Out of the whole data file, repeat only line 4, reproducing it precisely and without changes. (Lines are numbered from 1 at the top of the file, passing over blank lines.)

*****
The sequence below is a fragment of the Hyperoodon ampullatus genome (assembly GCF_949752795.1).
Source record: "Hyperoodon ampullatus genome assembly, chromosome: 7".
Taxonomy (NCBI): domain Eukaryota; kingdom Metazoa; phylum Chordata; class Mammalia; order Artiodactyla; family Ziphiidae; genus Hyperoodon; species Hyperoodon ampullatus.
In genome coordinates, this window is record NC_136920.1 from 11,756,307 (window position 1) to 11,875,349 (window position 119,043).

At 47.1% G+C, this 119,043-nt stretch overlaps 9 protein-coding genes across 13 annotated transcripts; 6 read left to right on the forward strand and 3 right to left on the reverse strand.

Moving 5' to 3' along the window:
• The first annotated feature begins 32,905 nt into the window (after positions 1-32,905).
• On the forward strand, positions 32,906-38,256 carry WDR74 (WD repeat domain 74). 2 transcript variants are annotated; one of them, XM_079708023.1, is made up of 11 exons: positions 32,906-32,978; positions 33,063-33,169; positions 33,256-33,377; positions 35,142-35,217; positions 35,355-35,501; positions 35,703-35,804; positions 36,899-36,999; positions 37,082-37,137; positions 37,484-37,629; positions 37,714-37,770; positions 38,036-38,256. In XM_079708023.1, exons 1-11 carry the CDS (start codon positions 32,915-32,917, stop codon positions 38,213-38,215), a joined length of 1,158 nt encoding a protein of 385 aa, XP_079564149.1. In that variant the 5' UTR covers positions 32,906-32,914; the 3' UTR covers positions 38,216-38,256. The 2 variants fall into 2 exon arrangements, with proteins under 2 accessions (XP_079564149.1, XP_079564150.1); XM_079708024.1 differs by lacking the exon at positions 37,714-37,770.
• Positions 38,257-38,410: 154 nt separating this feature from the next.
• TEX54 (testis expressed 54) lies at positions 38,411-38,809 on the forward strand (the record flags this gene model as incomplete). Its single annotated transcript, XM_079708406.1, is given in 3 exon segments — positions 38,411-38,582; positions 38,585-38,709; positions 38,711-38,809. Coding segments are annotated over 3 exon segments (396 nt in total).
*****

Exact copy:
In genome coordinates, this window is record NC_136920.1 from 11,756,307 (window position 1) to 11,875,349 (window position 119,043).